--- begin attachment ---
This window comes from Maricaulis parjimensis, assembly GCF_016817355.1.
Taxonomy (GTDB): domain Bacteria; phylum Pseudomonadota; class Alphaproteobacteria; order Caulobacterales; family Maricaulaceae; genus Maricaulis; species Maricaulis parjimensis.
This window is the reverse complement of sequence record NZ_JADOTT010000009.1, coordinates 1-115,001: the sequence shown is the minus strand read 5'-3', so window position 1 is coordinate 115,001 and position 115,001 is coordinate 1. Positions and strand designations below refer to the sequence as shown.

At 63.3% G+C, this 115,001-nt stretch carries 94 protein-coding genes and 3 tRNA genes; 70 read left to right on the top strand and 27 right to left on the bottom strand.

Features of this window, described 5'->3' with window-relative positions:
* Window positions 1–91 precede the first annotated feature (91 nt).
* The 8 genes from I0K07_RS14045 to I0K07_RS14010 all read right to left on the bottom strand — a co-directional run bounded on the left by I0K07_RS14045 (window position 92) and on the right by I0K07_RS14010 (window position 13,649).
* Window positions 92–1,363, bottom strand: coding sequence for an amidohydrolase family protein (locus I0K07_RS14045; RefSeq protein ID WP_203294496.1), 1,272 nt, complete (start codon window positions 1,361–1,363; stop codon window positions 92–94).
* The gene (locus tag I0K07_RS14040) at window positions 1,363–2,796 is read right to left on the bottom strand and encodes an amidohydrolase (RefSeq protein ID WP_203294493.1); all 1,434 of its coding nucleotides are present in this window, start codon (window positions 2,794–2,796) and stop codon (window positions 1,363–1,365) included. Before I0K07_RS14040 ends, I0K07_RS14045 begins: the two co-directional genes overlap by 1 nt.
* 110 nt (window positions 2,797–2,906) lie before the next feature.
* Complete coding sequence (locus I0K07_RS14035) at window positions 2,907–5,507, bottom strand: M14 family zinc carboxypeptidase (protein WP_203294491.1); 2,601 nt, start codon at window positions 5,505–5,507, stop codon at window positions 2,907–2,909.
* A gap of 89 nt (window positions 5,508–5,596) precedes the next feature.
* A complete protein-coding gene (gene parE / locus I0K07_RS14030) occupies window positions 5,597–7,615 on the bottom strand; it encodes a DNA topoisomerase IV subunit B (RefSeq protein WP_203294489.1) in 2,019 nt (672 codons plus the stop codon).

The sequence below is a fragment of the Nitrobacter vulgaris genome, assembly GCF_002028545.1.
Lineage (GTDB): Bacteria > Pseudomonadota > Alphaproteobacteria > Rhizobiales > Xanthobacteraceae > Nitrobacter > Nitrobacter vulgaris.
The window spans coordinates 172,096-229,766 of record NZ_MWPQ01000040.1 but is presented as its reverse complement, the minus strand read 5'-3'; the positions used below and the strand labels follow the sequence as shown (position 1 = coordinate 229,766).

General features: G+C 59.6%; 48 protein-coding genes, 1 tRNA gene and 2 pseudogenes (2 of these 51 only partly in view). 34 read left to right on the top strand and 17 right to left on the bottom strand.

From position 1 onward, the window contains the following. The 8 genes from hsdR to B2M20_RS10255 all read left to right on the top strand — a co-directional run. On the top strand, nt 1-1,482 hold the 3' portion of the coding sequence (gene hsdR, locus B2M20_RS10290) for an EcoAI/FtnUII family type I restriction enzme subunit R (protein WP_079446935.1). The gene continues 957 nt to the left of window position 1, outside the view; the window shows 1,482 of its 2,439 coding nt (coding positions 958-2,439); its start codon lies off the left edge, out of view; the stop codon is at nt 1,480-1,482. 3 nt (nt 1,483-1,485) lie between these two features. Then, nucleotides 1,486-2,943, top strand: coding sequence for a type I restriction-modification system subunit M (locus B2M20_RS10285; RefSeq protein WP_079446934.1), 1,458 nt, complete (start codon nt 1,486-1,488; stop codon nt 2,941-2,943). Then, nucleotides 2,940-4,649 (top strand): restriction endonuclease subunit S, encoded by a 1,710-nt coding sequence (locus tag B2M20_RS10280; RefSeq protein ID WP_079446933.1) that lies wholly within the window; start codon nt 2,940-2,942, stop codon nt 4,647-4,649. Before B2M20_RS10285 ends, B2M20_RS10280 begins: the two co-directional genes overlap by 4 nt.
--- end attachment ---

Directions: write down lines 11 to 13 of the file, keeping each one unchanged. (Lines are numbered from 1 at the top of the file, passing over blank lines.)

* Complete coding sequence (locus I0K07_RS14035) at window positions 2,907–5,507, bottom strand: M14 family zinc carboxypeptidase (protein WP_203294491.1); 2,601 nt, start codon at window positions 5,505–5,507, stop codon at window positions 2,907–2,909.
* A gap of 89 nt (window positions 5,508–5,596) precedes the next feature.
* A complete protein-coding gene (gene parE / locus I0K07_RS14030) occupies window positions 5,597–7,615 on the bottom strand; it encodes a DNA topoisomerase IV subunit B (RefSeq protein WP_203294489.1) in 2,019 nt (672 codons plus the stop codon).